The club thrived because it was affordable and very social. There was room for approximately 40-50 women in either single or double rooms at approximately $30 per month. There was a “dainty blue” receiving room for playing the piano and serving tea, as well as a reading room full of English-language books and magazines. The residents often strolled and sketched in the gardens of the courtyard. Each Sunday the Newells arranged an informal religious service followed by a social hour. The club hosted an elaborate Thanksgiving dinner every year.

The club was within walking distance of the Luxembourg Gardens, L’Ecole des Beaux-Arts, and many bookshops and restaurants along Boulevard Raspail. Although the female residents could not study at L’Ecole des Beaux Arts until 1897, many of them did study at prominent private ateliers in Paris, including the studios of Bouguereau, Whistler and Carolus-Duran.

The residents planned and hosted their own art exhibits at the club, inviting their fellow students and art teachers. In 1895, they formed the American Woman’s Art Association of Paris to host the annual show. Mary Cassatt, Mary Fairchild MacMonnies Low and other prominent women artists who were permanent residents of Paris helped preside over the club, serving as jurors and officers. Prominent Paris artists and art teachers attended the exhibitions, providing the members with valuable critiques and praise. Each year, the Art Club purchased one piece of art from the exhibition for display in the Club.

Anne Goldthwaite’s 1908 oil painting of the courtyard of the American Girls Art Club in Paris is in the collection of the Whitney Museum of American Art in New York. Take a peek at it here.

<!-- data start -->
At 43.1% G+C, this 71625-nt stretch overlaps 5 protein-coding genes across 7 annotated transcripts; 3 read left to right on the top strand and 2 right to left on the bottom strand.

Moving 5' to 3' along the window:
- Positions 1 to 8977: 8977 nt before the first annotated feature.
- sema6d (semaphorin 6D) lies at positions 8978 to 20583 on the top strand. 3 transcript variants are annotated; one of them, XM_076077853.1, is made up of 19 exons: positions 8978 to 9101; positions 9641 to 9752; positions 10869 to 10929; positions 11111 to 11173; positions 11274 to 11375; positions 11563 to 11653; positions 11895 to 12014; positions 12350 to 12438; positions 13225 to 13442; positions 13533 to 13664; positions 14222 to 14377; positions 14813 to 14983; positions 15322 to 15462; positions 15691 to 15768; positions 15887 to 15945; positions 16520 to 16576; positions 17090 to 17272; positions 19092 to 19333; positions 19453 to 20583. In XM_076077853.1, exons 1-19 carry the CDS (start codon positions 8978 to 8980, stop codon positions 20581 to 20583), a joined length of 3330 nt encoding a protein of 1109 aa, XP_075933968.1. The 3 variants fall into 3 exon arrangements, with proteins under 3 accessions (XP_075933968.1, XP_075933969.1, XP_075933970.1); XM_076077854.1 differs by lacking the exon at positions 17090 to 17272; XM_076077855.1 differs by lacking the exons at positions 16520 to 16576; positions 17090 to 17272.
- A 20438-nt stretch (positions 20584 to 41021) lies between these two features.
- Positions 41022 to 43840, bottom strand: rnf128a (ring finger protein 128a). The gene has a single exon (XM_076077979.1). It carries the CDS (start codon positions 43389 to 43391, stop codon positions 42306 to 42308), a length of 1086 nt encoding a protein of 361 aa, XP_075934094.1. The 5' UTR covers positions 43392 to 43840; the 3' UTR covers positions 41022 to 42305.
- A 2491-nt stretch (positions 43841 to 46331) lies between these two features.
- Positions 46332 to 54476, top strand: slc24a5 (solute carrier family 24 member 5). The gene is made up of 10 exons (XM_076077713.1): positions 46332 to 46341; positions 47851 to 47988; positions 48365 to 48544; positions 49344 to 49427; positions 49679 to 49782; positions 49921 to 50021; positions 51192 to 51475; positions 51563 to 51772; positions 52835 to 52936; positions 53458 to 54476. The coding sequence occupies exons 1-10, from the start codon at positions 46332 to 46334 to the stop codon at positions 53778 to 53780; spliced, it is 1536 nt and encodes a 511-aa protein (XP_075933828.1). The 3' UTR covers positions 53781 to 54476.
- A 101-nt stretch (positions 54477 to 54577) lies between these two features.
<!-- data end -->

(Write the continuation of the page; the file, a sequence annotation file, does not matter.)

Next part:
During World War I, the property became a hospital, and was held by the American Red Cross until 1922. Elizabeth Reid and her daughter-in-law then arranged for it to become Reid Hall, an association for American college women abroad. Gertrude Stein even made an appearance in 1931 at the invitation of one of Reid Hall’s art students.

In 1964, Reid Hall was bequeathed to Columbia University. For more current and historical photographs, visit Reid Hall’s Photo Gallery.

The unassuming front entrance to 4 rue de Chevreuse, the home of The American Girls Art Club in Paris from 1893- WWI.

The unassuming front entrance to 4 rue de Chevreuse, the home of The American Girls Art Club in Paris from 1893- 1914.

The view outside toward the courtyard

The view of the Reid Center outside toward the courtyard. Toward the back is a high wall that borders rue de la Grand Chaumiere, a street that is still full of art studios today. The lodgers could take a shortcut to their classes at nearby Académie Colarossi by exiting through a gate in this wall. 

A green classroom shed that was once used as a hospital room for WWI soldiers

In the courtyard: a green classroom shed that was once used as a hospital room for WWI soldiers.

Courtyard seating at the Reid Center today. I wonder how old that tree is?

Courtyard seating at the Reid Center today. I wonder how old that tree is?

The view from the courtyard back toward the main entrance of the Reid Center

The view from the courtyard back toward the main entrance of the Reid Center

Few paintings or sketches of the American Girls Art Club remain, although I was able to find this rendering in a scholarly journal.

The American Girls Art Club

The garden of the American Girls Art Club, artist and date unknown. Source: Woman’s Art Journal Vol. 26. No. 1 (2005)


Sources: and Woman’s Art Journal Vol. 26, No. 1 (2005)